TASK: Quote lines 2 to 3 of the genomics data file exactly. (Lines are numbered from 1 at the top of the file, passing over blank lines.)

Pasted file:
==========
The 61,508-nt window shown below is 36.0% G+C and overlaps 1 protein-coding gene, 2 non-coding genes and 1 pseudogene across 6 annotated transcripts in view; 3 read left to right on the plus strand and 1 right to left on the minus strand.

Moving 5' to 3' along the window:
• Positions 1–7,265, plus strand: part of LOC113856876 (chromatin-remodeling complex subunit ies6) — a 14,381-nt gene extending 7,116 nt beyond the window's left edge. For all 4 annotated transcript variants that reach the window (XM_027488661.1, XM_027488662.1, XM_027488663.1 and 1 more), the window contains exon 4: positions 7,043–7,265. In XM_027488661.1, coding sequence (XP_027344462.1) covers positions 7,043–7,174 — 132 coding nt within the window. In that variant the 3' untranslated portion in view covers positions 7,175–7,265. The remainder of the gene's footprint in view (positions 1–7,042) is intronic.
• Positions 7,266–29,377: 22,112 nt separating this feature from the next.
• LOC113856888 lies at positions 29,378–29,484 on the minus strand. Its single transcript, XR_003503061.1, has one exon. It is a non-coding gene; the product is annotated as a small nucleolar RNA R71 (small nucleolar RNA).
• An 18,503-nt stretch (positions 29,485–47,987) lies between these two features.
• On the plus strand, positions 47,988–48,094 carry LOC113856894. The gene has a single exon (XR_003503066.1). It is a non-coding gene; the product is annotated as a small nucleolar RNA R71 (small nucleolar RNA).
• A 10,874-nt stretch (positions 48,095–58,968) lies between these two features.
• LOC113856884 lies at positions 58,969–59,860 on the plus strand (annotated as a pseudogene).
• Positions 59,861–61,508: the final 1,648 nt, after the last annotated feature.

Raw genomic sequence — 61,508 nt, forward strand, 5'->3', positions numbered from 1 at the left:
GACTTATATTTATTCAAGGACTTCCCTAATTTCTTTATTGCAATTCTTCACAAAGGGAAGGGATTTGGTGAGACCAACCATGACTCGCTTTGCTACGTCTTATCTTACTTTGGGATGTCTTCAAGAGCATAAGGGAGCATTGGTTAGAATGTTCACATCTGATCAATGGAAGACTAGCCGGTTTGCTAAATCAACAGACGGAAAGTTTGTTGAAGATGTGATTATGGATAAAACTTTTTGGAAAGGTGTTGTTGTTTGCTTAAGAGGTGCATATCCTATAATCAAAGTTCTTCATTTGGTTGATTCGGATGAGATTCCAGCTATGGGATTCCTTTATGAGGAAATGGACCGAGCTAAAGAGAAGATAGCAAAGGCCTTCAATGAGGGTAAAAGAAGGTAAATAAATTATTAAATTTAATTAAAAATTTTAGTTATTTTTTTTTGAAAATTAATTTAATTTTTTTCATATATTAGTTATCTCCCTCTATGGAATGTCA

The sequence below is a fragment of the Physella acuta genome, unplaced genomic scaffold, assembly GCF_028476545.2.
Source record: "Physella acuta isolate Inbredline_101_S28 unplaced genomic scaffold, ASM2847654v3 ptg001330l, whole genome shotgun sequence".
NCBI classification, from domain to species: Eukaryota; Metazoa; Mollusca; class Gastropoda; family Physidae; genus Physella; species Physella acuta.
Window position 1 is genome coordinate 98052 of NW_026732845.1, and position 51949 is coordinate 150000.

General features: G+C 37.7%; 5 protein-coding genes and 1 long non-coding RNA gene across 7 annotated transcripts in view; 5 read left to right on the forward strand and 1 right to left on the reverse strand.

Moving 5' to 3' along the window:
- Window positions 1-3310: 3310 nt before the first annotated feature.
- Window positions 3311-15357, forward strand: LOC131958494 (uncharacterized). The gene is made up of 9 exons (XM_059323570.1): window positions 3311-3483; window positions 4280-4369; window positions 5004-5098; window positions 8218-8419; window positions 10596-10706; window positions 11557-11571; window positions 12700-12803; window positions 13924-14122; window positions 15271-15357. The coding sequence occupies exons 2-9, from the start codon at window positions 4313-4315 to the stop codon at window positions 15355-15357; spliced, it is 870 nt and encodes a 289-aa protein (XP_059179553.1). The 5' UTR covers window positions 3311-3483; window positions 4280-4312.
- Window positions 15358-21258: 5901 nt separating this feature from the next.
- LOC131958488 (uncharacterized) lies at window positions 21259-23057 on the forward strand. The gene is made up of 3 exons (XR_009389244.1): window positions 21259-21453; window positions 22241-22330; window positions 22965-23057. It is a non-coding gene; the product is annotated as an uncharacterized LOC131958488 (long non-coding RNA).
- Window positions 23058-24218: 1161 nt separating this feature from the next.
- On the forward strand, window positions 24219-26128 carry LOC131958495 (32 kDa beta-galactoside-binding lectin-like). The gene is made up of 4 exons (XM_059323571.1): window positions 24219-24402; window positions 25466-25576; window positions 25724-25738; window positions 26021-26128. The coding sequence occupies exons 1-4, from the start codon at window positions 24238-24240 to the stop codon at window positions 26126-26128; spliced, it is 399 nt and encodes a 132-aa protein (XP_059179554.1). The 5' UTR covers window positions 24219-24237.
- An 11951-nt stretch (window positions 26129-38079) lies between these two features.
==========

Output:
Moving 5' to 3' along the window:
• Positions 1–7,265, plus strand: part of LOC113856876 (chromatin-remodeling complex subunit ies6) — a 14,381-nt gene extending 7,116 nt beyond the window's left edge. For all 4 annotated transcript variants that reach the window (XM_027488661.1, XM_027488662.1, XM_027488663.1 and 1 more), the window contains exon 4: positions 7,043–7,265. In XM_027488661.1, coding sequence (XP_027344462.1) covers positions 7,043–7,174 — 132 coding nt within the window. In that variant the 3' untranslated portion in view covers positions 7,175–7,265. The remainder of the gene's footprint in view (positions 1–7,042) is intronic.